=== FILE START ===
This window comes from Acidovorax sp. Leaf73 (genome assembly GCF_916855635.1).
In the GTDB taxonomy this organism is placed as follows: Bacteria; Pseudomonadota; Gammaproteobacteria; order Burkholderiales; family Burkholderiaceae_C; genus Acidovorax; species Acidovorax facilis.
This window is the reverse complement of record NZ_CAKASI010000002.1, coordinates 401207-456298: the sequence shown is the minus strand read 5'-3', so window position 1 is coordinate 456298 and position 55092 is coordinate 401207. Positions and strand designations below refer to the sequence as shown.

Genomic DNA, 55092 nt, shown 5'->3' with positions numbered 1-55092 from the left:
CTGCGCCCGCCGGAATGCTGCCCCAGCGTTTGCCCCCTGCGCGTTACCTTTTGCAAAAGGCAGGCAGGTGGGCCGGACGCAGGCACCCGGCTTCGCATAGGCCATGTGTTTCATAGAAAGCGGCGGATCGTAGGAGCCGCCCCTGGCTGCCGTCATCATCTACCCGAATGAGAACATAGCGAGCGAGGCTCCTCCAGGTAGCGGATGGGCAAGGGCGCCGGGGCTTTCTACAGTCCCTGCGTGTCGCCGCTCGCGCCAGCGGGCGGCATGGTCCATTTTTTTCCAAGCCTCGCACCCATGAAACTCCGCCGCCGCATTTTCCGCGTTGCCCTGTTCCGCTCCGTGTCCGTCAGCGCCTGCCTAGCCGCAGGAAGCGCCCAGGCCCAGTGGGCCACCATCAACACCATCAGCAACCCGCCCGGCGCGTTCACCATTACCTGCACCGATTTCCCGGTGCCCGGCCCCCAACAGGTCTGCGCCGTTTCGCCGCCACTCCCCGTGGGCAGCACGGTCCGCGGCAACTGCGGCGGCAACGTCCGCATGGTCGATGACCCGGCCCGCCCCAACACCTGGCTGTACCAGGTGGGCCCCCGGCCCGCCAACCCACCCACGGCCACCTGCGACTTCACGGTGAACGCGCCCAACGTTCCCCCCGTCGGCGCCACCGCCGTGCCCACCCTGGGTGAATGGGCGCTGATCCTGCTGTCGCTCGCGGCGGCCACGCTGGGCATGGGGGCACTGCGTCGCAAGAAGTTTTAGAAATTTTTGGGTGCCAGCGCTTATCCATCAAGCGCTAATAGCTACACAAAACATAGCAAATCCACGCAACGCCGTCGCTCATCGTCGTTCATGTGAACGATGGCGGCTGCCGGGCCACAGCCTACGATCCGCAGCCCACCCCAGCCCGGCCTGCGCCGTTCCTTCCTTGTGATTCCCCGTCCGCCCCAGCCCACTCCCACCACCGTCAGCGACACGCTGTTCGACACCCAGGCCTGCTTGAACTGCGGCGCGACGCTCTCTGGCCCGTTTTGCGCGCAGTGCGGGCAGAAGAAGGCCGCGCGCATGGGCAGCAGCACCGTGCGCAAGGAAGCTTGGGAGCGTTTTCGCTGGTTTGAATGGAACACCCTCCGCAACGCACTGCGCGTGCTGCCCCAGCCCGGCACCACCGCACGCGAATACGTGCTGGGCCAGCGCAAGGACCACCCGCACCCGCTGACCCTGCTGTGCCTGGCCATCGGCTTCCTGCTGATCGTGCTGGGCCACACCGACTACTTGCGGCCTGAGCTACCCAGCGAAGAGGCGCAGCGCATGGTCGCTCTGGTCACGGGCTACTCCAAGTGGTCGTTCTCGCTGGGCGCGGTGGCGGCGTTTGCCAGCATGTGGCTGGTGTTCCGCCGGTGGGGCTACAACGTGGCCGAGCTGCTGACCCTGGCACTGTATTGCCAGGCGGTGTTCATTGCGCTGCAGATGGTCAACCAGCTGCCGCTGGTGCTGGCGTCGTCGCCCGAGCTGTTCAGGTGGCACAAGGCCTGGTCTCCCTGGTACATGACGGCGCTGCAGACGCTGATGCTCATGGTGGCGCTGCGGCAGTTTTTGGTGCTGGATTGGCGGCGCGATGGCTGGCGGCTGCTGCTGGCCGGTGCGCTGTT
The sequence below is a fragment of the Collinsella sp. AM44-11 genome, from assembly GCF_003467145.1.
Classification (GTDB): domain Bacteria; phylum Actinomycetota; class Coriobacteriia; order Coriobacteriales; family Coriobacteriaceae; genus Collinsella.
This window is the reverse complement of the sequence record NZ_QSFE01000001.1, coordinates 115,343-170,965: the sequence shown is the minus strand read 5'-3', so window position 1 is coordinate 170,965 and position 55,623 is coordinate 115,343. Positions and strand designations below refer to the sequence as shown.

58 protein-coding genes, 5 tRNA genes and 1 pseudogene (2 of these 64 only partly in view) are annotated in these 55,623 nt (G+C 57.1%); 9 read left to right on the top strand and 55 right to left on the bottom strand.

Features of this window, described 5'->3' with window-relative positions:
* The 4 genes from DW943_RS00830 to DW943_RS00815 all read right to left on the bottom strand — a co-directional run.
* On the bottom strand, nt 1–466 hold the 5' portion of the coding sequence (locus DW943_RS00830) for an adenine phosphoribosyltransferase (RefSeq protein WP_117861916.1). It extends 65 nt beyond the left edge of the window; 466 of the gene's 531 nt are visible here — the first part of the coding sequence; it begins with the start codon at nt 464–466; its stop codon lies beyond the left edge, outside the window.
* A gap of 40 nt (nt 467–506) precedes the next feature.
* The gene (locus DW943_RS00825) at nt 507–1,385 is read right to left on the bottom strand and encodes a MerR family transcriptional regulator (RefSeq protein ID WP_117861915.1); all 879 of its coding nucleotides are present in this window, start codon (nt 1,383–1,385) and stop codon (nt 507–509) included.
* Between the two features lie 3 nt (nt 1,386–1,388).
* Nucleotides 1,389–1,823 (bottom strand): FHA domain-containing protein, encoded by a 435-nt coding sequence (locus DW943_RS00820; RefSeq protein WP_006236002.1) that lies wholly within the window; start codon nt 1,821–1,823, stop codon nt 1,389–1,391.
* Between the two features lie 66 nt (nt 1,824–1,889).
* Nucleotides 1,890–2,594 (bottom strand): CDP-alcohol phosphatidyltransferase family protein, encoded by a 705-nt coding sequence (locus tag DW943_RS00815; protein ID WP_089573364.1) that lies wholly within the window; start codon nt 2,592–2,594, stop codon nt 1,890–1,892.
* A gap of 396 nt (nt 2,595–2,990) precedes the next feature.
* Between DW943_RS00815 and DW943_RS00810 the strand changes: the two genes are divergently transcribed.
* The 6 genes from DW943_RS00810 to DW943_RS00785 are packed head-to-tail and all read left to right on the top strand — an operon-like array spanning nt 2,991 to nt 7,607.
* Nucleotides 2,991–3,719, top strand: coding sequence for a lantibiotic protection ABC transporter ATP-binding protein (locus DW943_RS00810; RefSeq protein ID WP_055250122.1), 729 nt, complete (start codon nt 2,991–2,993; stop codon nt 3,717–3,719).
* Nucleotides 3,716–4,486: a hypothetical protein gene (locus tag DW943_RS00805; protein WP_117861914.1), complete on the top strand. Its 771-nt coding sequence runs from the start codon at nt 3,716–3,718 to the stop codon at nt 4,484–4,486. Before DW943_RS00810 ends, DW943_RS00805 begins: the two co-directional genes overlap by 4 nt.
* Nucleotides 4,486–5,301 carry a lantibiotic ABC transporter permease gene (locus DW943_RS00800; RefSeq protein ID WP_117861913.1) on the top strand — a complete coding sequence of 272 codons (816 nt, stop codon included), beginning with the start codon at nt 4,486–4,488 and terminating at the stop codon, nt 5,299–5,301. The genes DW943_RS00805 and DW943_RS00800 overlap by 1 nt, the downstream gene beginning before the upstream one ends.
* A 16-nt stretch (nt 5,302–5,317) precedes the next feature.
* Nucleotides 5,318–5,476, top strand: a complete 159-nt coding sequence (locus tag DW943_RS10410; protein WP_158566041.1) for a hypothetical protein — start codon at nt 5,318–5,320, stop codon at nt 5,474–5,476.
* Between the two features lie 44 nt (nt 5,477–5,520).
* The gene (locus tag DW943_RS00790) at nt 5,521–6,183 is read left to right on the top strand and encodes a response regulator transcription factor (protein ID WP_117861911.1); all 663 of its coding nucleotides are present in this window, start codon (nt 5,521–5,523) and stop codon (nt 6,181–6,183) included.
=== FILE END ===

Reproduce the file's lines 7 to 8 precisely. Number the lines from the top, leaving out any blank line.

Classification (GTDB): domain Bacteria; phylum Actinomycetota; class Coriobacteriia; order Coriobacteriales; family Coriobacteriaceae; genus Collinsella.
This window is the reverse complement of the sequence record NZ_QSFE01000001.1, coordinates 115,343-170,965: the sequence shown is the minus strand read 5'-3', so window position 1 is coordinate 170,965 and position 55,623 is coordinate 115,343. Positions and strand designations below refer to the sequence as shown.